Remarkably, the Fayetteville Observer was not alone in this effort. There were at least eight media companies and two organizations that advocated for First Amendment rights while supporting the Observer’s appeal: The Associated Press, the Charlotte Observer, the News & Observer of Raleigh, WRAL-TV, WTVD, WBTV of Charlotte, National Public Radio affiliate WUNC, The Pilot Newspaper of Southern Pines, the North Carolina Open Government Coalition and the Reporters Committee for Freedom of the Press. Why so much attention over a case that was already settled? Because when cases are settled out-of-court, the court system and the media, and ultimately the general public, are kept from the truth of the of the facts of the case.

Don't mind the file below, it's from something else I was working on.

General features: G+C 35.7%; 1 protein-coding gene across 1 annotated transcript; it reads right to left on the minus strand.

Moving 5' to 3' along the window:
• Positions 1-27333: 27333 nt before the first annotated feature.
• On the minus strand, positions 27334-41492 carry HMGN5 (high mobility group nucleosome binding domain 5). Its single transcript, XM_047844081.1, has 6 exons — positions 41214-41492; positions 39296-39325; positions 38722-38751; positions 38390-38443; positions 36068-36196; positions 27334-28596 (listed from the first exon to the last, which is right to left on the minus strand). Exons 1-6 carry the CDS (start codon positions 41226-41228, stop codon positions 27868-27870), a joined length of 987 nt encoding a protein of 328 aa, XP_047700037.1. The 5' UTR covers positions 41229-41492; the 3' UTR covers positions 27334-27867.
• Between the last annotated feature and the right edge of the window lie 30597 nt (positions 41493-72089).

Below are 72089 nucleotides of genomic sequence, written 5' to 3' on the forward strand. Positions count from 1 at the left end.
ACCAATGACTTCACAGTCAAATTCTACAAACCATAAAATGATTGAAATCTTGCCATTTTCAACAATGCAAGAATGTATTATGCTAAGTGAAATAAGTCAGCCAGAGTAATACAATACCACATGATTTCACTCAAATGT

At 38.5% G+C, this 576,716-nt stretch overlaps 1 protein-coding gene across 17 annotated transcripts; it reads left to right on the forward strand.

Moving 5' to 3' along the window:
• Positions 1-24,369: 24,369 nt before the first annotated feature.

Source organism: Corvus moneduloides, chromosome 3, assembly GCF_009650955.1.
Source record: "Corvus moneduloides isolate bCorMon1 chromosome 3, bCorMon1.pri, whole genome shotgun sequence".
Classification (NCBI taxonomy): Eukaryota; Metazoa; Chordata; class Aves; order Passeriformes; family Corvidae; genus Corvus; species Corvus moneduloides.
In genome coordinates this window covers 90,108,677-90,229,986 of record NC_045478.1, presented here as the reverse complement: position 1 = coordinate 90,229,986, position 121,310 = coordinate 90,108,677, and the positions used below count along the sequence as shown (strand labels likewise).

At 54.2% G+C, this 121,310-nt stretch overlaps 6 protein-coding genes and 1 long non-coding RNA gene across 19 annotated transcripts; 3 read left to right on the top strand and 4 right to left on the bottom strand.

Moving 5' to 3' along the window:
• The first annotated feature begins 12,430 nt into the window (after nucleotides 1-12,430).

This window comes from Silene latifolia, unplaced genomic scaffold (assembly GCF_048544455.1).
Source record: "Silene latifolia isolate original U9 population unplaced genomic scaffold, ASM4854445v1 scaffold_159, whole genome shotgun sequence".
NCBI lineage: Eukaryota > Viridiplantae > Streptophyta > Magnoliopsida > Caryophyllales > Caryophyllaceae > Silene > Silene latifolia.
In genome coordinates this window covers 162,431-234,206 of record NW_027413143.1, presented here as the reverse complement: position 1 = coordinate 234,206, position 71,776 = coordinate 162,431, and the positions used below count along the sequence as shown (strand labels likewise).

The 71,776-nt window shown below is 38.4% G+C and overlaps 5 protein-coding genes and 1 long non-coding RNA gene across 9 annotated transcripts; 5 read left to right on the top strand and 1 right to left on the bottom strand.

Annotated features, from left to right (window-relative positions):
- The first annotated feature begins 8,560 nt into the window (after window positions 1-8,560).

In the unsealed documents, it turns out that the private settlement was for $1.925 million for alleged sexual abuse of a minor and other persons for various reasons. When someone is willing to pay that kind of settlement money, it is for an even bigger reason: Damage control, which is exactly the same reason that churches, any denomination, typically make such payments in out-of-court settlements to the victims of their own clergy who sexually violate those who are under their care. Churches and institutions will fight tooth and nail once they are in a court case to avoid having to pay money to the same victims they claim to want to help heal by quietly paying settlement money in out-of-court settlements. Huh? If these entities can avoid the spotlight of the media and the revelations of the crimes committed by their one of their own, they will make a deal with the devil himself.